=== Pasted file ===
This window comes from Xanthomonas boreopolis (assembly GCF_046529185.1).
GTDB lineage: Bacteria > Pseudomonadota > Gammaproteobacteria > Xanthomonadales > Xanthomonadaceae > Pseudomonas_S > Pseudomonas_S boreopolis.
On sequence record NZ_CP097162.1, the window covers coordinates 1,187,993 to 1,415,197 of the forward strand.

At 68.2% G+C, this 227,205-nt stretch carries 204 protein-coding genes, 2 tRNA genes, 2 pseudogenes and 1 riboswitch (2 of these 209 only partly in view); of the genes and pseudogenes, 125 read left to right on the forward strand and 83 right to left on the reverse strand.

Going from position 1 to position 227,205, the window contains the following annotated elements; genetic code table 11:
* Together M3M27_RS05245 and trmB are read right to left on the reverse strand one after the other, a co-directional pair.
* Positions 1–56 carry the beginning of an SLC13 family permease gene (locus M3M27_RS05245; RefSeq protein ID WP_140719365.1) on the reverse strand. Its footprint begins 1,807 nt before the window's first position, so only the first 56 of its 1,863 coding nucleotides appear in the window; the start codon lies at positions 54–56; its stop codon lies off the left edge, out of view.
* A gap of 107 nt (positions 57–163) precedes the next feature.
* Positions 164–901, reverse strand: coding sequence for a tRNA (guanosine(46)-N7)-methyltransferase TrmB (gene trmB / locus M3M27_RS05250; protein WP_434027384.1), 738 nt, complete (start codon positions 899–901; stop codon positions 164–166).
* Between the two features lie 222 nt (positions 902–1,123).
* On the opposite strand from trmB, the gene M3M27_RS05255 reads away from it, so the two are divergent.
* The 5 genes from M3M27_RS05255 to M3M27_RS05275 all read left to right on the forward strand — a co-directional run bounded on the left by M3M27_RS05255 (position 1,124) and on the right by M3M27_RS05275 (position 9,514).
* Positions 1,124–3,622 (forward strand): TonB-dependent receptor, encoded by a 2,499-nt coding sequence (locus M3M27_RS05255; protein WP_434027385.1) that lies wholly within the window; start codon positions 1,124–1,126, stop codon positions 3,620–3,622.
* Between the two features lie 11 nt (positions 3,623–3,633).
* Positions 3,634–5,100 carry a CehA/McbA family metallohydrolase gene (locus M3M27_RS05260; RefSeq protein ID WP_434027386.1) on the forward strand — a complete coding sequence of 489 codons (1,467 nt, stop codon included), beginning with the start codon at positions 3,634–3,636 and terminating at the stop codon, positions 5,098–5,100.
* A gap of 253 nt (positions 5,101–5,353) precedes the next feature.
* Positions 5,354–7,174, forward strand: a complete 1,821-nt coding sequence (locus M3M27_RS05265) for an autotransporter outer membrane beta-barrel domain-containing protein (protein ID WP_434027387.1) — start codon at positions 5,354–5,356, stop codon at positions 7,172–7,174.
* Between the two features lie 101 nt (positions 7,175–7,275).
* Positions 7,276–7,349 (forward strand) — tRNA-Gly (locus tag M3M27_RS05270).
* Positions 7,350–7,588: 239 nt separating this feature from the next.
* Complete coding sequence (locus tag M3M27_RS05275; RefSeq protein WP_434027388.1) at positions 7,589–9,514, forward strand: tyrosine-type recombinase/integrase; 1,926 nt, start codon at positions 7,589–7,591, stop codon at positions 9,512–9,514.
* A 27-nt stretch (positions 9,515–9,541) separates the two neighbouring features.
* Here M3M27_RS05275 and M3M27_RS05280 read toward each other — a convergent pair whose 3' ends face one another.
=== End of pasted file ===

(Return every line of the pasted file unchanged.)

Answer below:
This window comes from Xanthomonas boreopolis (assembly GCF_046529185.1).
GTDB lineage: Bacteria > Pseudomonadota > Gammaproteobacteria > Xanthomonadales > Xanthomonadaceae > Pseudomonas_S > Pseudomonas_S boreopolis.
On sequence record NZ_CP097162.1, the window covers coordinates 1,187,993 to 1,415,197 of the forward strand.

At 68.2% G+C, this 227,205-nt stretch carries 204 protein-coding genes, 2 tRNA genes, 2 pseudogenes and 1 riboswitch (2 of these 209 only partly in view); of the genes and pseudogenes, 125 read left to right on the forward strand and 83 right to left on the reverse strand.

Going from position 1 to position 227,205, the window contains the following annotated elements; genetic code table 11:
* Together M3M27_RS05245 and trmB are read right to left on the reverse strand one after the other, a co-directional pair.
* Positions 1–56 carry the beginning of an SLC13 family permease gene (locus M3M27_RS05245; RefSeq protein ID WP_140719365.1) on the reverse strand. Its footprint begins 1,807 nt before the window's first position, so only the first 56 of its 1,863 coding nucleotides appear in the window; the start codon lies at positions 54–56; its stop codon lies off the left edge, out of view.
* A gap of 107 nt (positions 57–163) precedes the next feature.
* Positions 164–901, reverse strand: coding sequence for a tRNA (guanosine(46)-N7)-methyltransferase TrmB (gene trmB / locus M3M27_RS05250; protein WP_434027384.1), 738 nt, complete (start codon positions 899–901; stop codon positions 164–166).
* Between the two features lie 222 nt (positions 902–1,123).
* On the opposite strand from trmB, the gene M3M27_RS05255 reads away from it, so the two are divergent.
* The 5 genes from M3M27_RS05255 to M3M27_RS05275 all read left to right on the forward strand — a co-directional run bounded on the left by M3M27_RS05255 (position 1,124) and on the right by M3M27_RS05275 (position 9,514).
* Positions 1,124–3,622 (forward strand): TonB-dependent receptor, encoded by a 2,499-nt coding sequence (locus M3M27_RS05255; protein WP_434027385.1) that lies wholly within the window; start codon positions 1,124–1,126, stop codon positions 3,620–3,622.
* Between the two features lie 11 nt (positions 3,623–3,633).
* Positions 3,634–5,100 carry a CehA/McbA family metallohydrolase gene (locus M3M27_RS05260; RefSeq protein ID WP_434027386.1) on the forward strand — a complete coding sequence of 489 codons (1,467 nt, stop codon included), beginning with the start codon at positions 3,634–3,636 and terminating at the stop codon, positions 5,098–5,100.
* A gap of 253 nt (positions 5,101–5,353) precedes the next feature.
* Positions 5,354–7,174, forward strand: a complete 1,821-nt coding sequence (locus M3M27_RS05265) for an autotransporter outer membrane beta-barrel domain-containing protein (protein ID WP_434027387.1) — start codon at positions 5,354–5,356, stop codon at positions 7,172–7,174.
* Between the two features lie 101 nt (positions 7,175–7,275).
* Positions 7,276–7,349 (forward strand) — tRNA-Gly (locus tag M3M27_RS05270).
* Positions 7,350–7,588: 239 nt separating this feature from the next.
* Complete coding sequence (locus tag M3M27_RS05275; RefSeq protein WP_434027388.1) at positions 7,589–9,514, forward strand: tyrosine-type recombinase/integrase; 1,926 nt, start codon at positions 7,589–7,591, stop codon at positions 9,512–9,514.
* A 27-nt stretch (positions 9,515–9,541) separates the two neighbouring features.
* Here M3M27_RS05275 and M3M27_RS05280 read toward each other — a convergent pair whose 3' ends face one another.